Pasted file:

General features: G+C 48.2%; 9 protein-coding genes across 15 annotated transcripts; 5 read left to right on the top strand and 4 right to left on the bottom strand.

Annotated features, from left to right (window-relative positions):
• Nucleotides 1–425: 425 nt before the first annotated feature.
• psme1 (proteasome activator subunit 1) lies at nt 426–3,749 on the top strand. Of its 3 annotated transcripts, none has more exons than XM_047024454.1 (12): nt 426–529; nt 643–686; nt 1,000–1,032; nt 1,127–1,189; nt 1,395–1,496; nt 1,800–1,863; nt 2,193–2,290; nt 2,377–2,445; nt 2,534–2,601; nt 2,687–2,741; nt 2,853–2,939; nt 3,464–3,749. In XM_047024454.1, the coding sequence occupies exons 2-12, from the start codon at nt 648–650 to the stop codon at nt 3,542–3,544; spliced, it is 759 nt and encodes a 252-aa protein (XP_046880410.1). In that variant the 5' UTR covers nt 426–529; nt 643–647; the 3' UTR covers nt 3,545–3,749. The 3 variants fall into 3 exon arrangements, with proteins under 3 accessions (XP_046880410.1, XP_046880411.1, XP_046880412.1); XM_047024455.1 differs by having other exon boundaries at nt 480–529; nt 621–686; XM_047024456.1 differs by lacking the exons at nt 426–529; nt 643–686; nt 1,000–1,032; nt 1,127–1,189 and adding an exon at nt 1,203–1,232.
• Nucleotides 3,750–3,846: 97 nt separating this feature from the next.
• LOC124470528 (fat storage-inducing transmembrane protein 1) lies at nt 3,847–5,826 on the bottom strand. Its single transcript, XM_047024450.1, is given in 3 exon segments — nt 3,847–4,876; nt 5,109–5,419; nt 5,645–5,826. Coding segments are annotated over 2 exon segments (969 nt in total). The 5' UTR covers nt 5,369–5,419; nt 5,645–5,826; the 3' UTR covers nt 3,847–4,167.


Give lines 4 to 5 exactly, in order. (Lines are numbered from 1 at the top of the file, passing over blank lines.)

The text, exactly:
• psme1 (proteasome activator subunit 1) lies at nt 426–3,749 on the top strand. Of its 3 annotated transcripts, none has more exons than XM_047024454.1 (12): nt 426–529; nt 643–686; nt 1,000–1,032; nt 1,127–1,189; nt 1,395–1,496; nt 1,800–1,863; nt 2,193–2,290; nt 2,377–2,445; nt 2,534–2,601; nt 2,687–2,741; nt 2,853–2,939; nt 3,464–3,749. In XM_047024454.1, the coding sequence occupies exons 2-12, from the start codon at nt 648–650 to the stop codon at nt 3,542–3,544; spliced, it is 759 nt and encodes a 252-aa protein (XP_046880410.1). In that variant the 5' UTR covers nt 426–529; nt 643–647; the 3' UTR covers nt 3,545–3,749. The 3 variants fall into 3 exon arrangements, with proteins under 3 accessions (XP_046880410.1, XP_046880411.1, XP_046880412.1); XM_047024455.1 differs by having other exon boundaries at nt 480–529; nt 621–686; XM_047024456.1 differs by lacking the exons at nt 426–529; nt 643–686; nt 1,000–1,032; nt 1,127–1,189 and adding an exon at nt 1,203–1,232.
• Nucleotides 3,750–3,846: 97 nt separating this feature from the next.